EUGENE — Jim Leavitt’s job is to fix an Oregon defense that has ranked among the nation’s worst the past two seasons.
It’s a tough task, and if he succeeds, it might have little to do with his system, which is returning the Ducks to a base 3-4 after spending one season at a 4-3.
“I think coach Leavitt has done a great job of just getting all the guys on the same page,” sophomore linebacker Troy Dye said. “There’s minor changes from a 4-3 to a 3-4. Your down linemen are just different. You have different fronts, you play the run game differently.
"But I just think the difference from last year to this year is the energy.”
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Leavitt is Oregon’s third defensive coordinator in three seasons — following Brady Hoke last season and Don Pellum in 2015 — and he brings a wealth of experience.
Before arriving in Eugene, Leavitt’s Colorado unit led the Pac-12 in total defense last season. Before that, he helped the San Francisco 49ers reach Super Bowl XLVII as linebackers coach, and he spent 14 seasons as head coach at South Florida from 1996 to 2009.
In his short time at Oregon, the Pepsi-obsessed Leavitt, 60, is becoming known for his intense energy, both on and off the field.
“The energy and the enthusiasm that coach Leavitt brings out, and it just brings out more enthusiasm and energy from the players as well,” Dye said. “You see a guy like him, at his age, every morning running around yelling, you have no other choice but to match that energy and go out there and play for the man, who is really excited to be out there.”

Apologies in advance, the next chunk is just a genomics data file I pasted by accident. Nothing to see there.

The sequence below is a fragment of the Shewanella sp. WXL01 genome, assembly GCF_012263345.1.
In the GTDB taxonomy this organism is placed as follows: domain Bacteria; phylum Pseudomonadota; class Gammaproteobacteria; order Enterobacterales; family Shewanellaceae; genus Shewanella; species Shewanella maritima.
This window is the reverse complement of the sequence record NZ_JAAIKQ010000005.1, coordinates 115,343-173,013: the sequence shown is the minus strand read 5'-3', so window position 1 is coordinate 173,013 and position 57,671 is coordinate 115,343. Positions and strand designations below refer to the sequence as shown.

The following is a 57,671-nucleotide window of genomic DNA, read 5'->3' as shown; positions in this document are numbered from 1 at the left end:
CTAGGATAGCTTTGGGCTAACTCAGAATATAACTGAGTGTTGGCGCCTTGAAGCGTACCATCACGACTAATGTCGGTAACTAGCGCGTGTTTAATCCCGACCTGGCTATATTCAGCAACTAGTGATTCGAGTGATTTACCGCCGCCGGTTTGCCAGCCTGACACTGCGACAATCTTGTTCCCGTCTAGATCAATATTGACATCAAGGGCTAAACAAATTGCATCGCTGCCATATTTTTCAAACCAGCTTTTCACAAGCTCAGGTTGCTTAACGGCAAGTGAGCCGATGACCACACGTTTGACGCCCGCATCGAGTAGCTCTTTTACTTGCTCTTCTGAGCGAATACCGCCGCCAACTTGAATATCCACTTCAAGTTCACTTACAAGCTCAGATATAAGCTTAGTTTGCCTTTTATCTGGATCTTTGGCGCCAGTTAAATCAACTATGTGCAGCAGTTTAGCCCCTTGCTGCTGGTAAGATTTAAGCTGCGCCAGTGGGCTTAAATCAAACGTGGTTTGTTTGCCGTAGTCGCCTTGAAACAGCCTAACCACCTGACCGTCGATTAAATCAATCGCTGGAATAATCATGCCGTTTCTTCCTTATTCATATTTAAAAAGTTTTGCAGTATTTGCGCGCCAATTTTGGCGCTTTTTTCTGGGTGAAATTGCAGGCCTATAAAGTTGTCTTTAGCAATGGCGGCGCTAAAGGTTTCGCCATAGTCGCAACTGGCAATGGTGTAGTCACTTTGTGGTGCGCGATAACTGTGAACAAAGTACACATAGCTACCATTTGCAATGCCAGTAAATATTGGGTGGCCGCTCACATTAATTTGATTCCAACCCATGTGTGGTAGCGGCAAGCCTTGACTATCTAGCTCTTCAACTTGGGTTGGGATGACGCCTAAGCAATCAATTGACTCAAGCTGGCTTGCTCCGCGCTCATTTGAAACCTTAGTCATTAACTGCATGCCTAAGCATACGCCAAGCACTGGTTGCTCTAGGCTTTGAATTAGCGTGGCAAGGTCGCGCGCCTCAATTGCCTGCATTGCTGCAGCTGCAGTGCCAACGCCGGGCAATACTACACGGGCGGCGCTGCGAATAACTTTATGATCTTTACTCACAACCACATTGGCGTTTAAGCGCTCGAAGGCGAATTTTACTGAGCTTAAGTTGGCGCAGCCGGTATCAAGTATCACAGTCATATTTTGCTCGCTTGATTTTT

Energy is one thing, but one of the glaring problems with Oregon’s defense last season was a lack of leadership on the field.
“I think our defense definitely needs a vocal leader, just like on the offensive side of the ball, and I do think that we have guys who can do that," Oregon head coach Willie Taggart said. "I think Troy Dye can be one of those guys, I think (senior linebacker) A.J. Hotchkins can be one of those guys, and I think (junior defensive lineman) Jalen Jelks (can be one of those guys).
“You don’t have to be a senior or junior to lead, or be vocal or to be passionate about the game of football. If you’re passionate about your defense, it’s OK to step up and say what you have to say.”
The Ducks’ defense ranked 126th out of 128 FBS teams nationally last season when they allowed 41.4 points per game.
One of the few bright spots was Dye, who as a true freshman earned a Pac-12 honorable mention and finished with a team-high 91 tackles and 6.5 sacks.
“There’s a bunch of guys on this defense that can step up and be a leader, it doesn’t have to be just me,” Dye said. “There are a bunch of seniors on this team that are passionate about this game. We’re all trying to follow each other and make each other better.”
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